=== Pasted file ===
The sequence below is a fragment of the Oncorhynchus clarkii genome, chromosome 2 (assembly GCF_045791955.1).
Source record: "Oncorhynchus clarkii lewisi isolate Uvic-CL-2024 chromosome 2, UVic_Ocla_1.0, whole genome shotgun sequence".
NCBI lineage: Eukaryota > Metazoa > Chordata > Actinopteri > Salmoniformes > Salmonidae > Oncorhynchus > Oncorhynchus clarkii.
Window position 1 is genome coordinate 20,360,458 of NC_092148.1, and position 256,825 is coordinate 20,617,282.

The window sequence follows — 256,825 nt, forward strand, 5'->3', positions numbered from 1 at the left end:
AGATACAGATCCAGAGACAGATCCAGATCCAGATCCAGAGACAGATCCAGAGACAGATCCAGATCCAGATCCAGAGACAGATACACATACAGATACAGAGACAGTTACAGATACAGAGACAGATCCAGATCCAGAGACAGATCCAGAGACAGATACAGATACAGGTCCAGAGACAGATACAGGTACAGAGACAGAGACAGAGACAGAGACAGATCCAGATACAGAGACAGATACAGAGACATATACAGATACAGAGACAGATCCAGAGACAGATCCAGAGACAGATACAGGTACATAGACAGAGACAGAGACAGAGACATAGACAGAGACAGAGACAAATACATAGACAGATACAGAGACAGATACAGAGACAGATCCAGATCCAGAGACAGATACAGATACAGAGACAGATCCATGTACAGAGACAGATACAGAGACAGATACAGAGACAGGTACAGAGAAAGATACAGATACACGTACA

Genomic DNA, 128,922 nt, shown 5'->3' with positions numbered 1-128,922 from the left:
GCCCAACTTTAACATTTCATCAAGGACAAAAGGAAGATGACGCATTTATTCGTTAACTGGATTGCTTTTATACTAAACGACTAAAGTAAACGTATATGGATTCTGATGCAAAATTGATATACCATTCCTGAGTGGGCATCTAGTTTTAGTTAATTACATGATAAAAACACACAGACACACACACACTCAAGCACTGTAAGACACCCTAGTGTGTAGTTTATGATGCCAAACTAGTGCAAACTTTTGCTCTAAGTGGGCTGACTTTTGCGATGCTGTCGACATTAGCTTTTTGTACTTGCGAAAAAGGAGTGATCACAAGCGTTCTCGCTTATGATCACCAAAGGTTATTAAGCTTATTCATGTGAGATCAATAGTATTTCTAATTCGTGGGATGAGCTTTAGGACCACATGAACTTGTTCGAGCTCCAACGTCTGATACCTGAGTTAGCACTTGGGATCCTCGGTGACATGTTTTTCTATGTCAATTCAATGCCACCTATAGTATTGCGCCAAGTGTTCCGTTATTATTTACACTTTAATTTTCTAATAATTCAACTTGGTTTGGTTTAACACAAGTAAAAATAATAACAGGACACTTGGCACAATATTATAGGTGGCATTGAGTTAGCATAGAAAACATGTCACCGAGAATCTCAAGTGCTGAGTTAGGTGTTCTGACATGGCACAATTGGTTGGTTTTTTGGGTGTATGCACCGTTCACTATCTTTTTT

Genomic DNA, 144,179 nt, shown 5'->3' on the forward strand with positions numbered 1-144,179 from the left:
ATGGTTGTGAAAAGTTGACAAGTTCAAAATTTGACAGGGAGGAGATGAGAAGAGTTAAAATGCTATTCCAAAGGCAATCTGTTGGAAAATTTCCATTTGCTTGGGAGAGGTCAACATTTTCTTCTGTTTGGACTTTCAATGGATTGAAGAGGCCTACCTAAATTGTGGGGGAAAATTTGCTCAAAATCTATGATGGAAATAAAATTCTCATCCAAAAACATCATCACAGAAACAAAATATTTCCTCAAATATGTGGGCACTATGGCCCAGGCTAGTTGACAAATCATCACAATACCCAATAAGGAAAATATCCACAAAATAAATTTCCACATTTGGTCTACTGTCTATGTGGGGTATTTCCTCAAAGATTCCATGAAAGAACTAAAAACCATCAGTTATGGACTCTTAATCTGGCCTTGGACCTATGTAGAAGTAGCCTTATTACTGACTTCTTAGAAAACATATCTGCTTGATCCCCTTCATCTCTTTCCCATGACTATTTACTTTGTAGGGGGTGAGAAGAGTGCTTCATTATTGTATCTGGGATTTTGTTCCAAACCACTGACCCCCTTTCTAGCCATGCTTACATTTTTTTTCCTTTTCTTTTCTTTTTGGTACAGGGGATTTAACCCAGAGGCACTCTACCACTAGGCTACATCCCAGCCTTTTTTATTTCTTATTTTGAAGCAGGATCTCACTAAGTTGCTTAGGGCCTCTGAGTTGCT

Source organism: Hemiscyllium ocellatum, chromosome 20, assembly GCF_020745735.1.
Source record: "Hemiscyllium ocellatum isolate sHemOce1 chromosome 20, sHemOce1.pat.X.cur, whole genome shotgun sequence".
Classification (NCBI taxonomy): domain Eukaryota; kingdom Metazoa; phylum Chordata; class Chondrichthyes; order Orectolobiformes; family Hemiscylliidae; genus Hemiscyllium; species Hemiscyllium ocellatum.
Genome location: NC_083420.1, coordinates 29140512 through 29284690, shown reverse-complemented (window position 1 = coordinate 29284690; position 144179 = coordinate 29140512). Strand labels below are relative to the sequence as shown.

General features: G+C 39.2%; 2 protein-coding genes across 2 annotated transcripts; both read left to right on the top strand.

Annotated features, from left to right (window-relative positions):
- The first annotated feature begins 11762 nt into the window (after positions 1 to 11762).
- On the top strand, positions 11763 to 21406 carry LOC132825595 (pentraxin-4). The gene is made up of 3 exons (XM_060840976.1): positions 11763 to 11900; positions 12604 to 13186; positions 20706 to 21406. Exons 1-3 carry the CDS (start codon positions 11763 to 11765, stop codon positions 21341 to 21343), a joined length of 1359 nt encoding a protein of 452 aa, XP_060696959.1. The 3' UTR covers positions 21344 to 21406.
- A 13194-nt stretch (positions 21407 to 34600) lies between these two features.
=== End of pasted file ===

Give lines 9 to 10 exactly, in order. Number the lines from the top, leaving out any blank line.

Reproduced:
Genomic DNA, 144,179 nt, shown 5'->3' on the forward strand with positions numbered 1-144,179 from the left:
ATGGTTGTGAAAAGTTGACAAGTTCAAAATTTGACAGGGAGGAGATGAGAAGAGTTAAAATGCTATTCCAAAGGCAATCTGTTGGAAAATTTCCATTTGCTTGGGAGAGGTCAACATTTTCTTCTGTTTGGACTTTCAATGGATTGAAGAGGCCTACCTAAATTGTGGGGGAAAATTTGCTCAAAATCTATGATGGAAATAAAATTCTCATCCAAAAACATCATCACAGAAACAAAATATTTCCTCAAATATGTGGGCACTATGGCCCAGGCTAGTTGACAAATCATCACAATACCCAATAAGGAAAATATCCACAAAATAAATTTCCACATTTGGTCTACTGTCTATGTGGGGTATTTCCTCAAAGATTCCATGAAAGAACTAAAAACCATCAGTTATGGACTCTTAATCTGGCCTTGGACCTATGTAGAAGTAGCCTTATTACTGACTTCTTAGAAAACATATCTGCTTGATCCCCTTCATCTCTTTCCCATGACTATTTACTTTGTAGGGGGTGAGAAGAGTGCTTCATTATTGTATCTGGGATTTTGTTCCAAACCACTGACCCCCTTTCTAGCCATGCTTACATTTTTTTTCCTTTTCTTTTCTTTTTGGTACAGGGGATTTAACCCAGAGGCACTCTACCACTAGGCTACATCCCAGCCTTTTTTATTTCTTATTTTGAAGCAGGATCTCACTAAGTTGCTTAGGGCCTCTGAGTTGCT